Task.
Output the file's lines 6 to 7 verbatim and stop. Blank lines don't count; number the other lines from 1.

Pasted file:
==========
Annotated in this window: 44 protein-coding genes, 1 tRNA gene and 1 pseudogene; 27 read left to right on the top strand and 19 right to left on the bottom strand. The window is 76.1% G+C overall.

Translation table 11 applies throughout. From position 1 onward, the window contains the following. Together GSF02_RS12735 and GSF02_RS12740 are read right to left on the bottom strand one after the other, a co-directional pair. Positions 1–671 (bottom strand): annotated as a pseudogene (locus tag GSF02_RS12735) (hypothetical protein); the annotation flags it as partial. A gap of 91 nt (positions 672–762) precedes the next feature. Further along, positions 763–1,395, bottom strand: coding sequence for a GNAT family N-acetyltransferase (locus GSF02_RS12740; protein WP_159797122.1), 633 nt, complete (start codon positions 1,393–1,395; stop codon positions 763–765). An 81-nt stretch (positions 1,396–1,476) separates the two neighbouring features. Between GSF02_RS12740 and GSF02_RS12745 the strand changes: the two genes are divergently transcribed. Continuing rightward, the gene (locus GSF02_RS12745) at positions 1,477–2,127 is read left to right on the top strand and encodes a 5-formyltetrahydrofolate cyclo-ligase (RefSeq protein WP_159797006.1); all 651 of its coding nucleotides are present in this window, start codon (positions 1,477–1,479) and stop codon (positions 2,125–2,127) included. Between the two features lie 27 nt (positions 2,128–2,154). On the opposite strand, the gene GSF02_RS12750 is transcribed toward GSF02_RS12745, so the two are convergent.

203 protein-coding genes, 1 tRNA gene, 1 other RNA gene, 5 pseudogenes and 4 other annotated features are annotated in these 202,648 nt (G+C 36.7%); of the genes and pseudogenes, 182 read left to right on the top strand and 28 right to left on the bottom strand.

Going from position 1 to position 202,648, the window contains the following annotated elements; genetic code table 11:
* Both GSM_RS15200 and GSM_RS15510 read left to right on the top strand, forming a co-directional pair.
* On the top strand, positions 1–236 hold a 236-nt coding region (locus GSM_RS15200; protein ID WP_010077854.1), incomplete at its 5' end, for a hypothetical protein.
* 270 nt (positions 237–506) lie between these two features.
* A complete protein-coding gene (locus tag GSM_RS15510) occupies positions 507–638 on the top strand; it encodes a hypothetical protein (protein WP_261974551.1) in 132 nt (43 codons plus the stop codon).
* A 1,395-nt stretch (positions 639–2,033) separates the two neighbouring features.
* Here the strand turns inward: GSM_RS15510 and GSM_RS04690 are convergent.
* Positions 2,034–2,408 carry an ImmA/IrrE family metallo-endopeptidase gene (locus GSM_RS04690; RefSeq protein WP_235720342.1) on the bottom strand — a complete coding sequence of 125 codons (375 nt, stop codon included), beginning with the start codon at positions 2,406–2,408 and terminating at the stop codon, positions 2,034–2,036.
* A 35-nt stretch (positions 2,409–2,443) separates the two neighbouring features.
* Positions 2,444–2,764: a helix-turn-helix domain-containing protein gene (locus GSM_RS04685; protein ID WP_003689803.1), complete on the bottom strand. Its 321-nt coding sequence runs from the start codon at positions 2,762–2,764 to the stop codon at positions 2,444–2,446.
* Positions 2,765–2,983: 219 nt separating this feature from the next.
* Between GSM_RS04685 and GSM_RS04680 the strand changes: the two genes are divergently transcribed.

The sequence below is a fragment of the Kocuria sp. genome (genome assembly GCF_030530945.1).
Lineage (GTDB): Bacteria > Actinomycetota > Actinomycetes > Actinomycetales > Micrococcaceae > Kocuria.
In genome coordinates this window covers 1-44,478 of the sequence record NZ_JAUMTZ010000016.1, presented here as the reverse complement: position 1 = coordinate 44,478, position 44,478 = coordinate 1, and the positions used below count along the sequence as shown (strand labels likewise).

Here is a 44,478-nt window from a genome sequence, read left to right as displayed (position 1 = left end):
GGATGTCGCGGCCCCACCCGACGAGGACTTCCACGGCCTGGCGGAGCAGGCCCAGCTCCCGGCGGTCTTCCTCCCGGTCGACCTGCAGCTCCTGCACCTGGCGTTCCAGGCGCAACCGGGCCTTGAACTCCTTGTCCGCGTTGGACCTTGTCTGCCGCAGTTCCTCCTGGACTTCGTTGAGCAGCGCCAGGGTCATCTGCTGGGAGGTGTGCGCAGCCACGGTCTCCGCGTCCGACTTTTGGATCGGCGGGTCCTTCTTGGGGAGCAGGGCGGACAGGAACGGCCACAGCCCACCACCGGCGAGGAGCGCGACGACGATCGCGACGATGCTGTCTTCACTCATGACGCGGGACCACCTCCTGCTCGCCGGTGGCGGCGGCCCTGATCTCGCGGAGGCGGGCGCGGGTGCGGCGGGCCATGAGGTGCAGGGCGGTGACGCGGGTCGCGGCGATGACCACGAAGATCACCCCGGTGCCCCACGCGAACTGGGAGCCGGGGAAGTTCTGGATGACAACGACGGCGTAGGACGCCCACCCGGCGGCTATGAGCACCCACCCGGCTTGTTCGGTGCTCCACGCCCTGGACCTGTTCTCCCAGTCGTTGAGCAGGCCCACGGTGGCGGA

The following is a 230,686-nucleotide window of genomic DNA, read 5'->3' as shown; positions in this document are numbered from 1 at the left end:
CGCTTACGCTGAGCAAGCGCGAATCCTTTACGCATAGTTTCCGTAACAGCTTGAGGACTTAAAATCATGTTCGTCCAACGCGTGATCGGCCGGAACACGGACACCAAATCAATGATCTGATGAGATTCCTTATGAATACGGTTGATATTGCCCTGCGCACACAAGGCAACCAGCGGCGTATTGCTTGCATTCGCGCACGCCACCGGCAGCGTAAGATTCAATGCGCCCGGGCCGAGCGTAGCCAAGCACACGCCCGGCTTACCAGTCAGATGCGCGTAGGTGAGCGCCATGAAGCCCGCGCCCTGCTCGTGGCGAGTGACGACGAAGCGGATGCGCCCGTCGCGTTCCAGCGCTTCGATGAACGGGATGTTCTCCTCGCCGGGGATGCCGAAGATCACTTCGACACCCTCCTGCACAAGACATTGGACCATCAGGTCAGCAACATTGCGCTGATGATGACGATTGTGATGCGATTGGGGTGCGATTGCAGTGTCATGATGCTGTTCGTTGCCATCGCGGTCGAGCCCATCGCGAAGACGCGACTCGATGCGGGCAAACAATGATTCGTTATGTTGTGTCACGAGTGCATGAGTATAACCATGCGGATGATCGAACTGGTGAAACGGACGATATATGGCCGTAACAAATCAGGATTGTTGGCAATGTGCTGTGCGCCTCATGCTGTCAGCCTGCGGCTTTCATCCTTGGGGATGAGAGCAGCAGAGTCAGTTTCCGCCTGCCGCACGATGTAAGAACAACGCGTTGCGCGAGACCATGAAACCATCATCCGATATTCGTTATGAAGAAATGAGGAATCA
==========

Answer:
* On the top strand, positions 1–236 hold a 236-nt coding region (locus GSM_RS15200; protein ID WP_010077854.1), incomplete at its 5' end, for a hypothetical protein.
* 270 nt (positions 237–506) lie between these two features.